The Hague Convention requires that the child’s eligibility to enter and reside in the adoptive country be guaranteed before the adoption is undertaken. It stipulates that any adoption decision for children should take into account their life and particular circumstances as a whole. These requirements guide the NZCA’s discussions with the Immigration Service. Care is taken to ensure a child’s medical status does not override all the other environmental factors that were the rationale for his/her need for intercountry adoption, thus disadvantaging a child most in need. These discussions are not binding and new information prior to the granting of the visa may change the outcome. The decision remains that of Immigration New Zealand.
If, however, the adoption occurs overseas and has been recognised, the child has already become a citizen and a New Zealand passport holder and so can enter without restriction.
Renewal of visa
The onus is on the applicant, or the accredited body to note the expiry date of the child’s New Zealand visa in order that an extension can be applied for if the finalisation process extends beyond this date.
Eligibility to go to school
An exemption from paying foreign student educational fees is available for some children entering New Zealand via intercountry adoption. Some students will be regarded as “not international students” which means they will be treated as domestic students. This includes:
A person who has entered New Zealand for the purposes of adoption and:
- whose adoption application before the New Zealand Family Court (where the Final Order will entitle that person to education as a domestic student) is supported by Oranga Tamariki and who has a letter confirming that support, or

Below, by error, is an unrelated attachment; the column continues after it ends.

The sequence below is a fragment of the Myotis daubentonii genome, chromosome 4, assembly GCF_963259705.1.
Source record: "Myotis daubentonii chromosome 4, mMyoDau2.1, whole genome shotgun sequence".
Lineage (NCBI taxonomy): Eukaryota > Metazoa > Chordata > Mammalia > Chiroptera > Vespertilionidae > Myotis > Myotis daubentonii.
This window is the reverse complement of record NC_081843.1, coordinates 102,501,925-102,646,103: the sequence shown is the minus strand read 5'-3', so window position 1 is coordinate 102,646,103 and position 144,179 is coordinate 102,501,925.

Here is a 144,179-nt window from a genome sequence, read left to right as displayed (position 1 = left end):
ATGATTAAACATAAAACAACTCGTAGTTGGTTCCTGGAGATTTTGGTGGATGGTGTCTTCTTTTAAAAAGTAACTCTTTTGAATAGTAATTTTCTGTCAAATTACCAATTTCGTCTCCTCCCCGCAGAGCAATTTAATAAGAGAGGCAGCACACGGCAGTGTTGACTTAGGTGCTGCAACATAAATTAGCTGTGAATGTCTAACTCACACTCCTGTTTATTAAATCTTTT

- who is the subject of an Interim Order of Adoption granted by the New Zealand Family Court under section 5 of the Adoption Act 1955 (where the Final Order will entitle that person to education as a domestic student).
Children who come into the country, for whom a direct application is then made to the New Zealand court for adoption, will remain international students. These children will generally have a Visitor Visa or a Student Visa and either of these will entitle them to be fee-paying students until their status is resolved.
For further information about this contact the NZCA who will liaise with the Ministry of Education if necessary.
The exemption does not apply to tertiary education, regardless of whether or not the young person entered New Zealand with Oranga Tamariki support for the purpose of adoption.
Eligibility for health care
Adoptive applicants may not have formal New Zealand guardianship of the child who enters New Zealand for the purpose of adoption into their family. This does not affect their ability to seek medical treatment for that child which is their entitlement under the New Zealand Public Health and Disability Act 2000. A letter is to be given to applicants as required.
The Care of Children Act (2004) in s36 (4) states that if a child has been lawfully placed for the purpose of adoption in the home of any person, then, for the purposes of consent of any other person to any medical, surgical, or dental treatment or procedure (including a blood transfusion), that person must be treated as a guardian of the child.
Citizenship by descent
Adoption recognition entitles the adopted children of New Zealand citizens to citizenship upon application. For adopted children of permanent residents see the Immigration section above.
The step of legal recognition of the adoption is required for a child to become a New Zealand citizen. Under s3 of the Citizenship Act 1977, the adopted child becomes a New Zealand citizen by descent if adopted by a New Zealand citizen where that adoption:
- was made in New Zealand under the Adoption Act
- was made outside New Zealand in accordance with the Hague Convention and compliance is confirmed by the issue of an Article 23 certificate by the New Zealand Central Authority, thus finalising the adoption
- is an adoption to which section 17 of the Adoption Act applies, and the child was under 14 years of age when the adoption order was made.